Worth a read: Noel Hammat’s op-ed on Jindal, the DOJ and vouchers
Jindal and White
Gov. Bobby Jindal and state Superintendent John White are outraged — outraged, I declare! — over the federal Department of Justice’s insidious overreach and meddling in the school voucher program, casting the DOJ as President Obama incarnate standing in the schoolhouse door like George Wallace blocking the families of poor black children from exercising “parental choice” and denying those children the salvation of a quality education. They've enlisted the national GOP to feign a screaming fit on behalf of the chirrens, too.
But as Noel Hammat, a member of the Coalition for Louisiana Public Education and former president of the Louisiana School Board Association, points out in a guest column in The Daily Advertiser, Jindal et al are cravenly misrepresenting the DOJ’s position even as they use an argument they falsely attribute to the DOJ to fight parental choice in one of the poorest parishes in the state. It is the pinnacle of hypocrisy.
The DOJ didn’t block the voucher program as it stands, Hammat points out; it merely asked that no future vouchers be awarded until the state follows federal law and demonstrates that the vouchers distributed in parishes that remain under federal desegregation oversight will not run afoul of federal law.
So how is JindalCo. being hypocritical?
Because attorneys for White went to federal court on June 13 seeking to block low-income African-American families from exercising parental choice in St. Helena Parish, one of the lowest income districts in the state.
White asked the court to deny choice to those parents who wanted their children out of his “Recovery School District” Middle School. Why? According to White’s filing: “This court should consider St. Helena’s request looking at it from the desegregation mindset.” And then: “If St. Helena is allowed to add additional grades to its elementary school and high school that could possibly create a greater desegregation issue rather than helping to remedy the one at hand.”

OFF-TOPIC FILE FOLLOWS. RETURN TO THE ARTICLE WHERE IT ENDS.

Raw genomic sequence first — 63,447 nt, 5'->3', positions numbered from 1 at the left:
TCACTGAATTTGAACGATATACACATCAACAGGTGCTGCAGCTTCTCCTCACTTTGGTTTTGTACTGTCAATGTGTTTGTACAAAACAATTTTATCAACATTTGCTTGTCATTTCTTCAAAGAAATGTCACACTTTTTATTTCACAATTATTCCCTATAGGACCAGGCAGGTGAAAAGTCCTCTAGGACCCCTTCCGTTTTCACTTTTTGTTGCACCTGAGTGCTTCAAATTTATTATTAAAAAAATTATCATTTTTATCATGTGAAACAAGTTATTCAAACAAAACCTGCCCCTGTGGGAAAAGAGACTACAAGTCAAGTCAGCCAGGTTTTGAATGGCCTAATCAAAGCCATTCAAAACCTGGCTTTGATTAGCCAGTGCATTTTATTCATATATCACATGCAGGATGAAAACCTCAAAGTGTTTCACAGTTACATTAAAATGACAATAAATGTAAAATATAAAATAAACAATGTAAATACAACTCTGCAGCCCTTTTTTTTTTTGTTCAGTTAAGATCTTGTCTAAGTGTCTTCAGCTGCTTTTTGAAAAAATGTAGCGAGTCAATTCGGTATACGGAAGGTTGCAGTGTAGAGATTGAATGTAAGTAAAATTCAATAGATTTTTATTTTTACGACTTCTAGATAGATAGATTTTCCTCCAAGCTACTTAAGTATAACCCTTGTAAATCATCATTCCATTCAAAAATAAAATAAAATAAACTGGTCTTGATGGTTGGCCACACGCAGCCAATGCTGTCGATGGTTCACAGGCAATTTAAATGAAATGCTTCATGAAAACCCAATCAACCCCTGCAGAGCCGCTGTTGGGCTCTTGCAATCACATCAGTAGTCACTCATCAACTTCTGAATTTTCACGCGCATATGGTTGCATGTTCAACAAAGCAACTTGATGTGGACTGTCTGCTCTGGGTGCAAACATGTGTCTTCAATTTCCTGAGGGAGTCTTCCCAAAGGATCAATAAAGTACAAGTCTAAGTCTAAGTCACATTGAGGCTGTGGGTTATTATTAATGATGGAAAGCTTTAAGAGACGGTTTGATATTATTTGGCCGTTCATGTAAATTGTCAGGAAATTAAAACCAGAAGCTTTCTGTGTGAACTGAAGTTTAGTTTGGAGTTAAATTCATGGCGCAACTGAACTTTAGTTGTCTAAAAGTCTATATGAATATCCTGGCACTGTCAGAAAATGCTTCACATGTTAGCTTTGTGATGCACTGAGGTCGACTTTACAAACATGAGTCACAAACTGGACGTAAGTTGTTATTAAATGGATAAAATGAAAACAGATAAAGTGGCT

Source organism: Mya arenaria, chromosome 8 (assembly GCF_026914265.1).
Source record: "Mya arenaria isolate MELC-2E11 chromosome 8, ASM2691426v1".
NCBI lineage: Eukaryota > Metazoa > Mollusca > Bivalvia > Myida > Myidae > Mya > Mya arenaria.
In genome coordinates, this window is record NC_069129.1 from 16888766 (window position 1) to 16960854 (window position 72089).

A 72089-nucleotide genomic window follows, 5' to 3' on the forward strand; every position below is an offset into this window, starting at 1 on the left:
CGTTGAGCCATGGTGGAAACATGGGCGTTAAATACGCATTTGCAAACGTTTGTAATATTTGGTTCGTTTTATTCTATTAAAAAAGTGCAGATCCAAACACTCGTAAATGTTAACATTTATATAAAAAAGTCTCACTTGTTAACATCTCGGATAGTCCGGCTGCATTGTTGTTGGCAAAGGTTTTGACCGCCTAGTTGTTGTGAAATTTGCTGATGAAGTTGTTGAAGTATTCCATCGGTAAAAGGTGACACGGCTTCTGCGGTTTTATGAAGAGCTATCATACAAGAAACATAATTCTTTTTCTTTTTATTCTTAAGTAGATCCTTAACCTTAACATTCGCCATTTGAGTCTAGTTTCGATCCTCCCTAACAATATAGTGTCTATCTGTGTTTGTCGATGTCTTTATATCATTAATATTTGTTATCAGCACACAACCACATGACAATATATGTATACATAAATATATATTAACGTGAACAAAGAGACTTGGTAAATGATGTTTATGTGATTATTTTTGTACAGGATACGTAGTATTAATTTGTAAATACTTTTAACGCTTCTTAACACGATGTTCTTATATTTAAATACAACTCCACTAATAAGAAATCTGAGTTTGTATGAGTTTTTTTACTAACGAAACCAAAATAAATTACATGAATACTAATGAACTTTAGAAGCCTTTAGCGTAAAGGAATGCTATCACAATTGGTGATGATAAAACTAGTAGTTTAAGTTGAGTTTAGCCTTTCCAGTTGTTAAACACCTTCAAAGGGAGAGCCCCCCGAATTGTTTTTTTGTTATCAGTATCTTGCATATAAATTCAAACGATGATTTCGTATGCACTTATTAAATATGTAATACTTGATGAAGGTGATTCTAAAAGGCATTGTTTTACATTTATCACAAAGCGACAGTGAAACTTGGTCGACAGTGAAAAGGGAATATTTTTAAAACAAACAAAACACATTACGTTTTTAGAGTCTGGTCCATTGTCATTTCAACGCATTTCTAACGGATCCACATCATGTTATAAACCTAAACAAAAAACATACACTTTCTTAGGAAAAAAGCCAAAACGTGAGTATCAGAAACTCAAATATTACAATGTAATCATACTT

So the DOJ is attacked for asking that White abide by desegregation orders, and is not denying choice to any parents. While White, on the other hand, is actually using a desegregation case to deny parents in St. Helena Parish any school choice. This is hypocrisy run amok.
To post a comment, please log into your IND account. If you do not have an account, click the "register" button to create one. Facebook comments can be used as an alternative to creating an account at theIND.com.
OCT 30 If you're a Louisiana native of (ahem) a certain age, you might have fond (or fuzzy, as the case may be) memories of a Zebra concert and singing "Who's Behind the Door" until your ears rang. This post on NOLA Defender profiles the leader of that band, Randy Jackson.
OCT 30 The National Journal offers this analysis of Bobby Jindal's willingness to stump in any Senate campaign that's not in Louisiana. Why is that? The Journal asks some GOPers and finds that the answer is one we already know: he's so unpopular here, because he's been so busy running for President, that his support might be "toxic."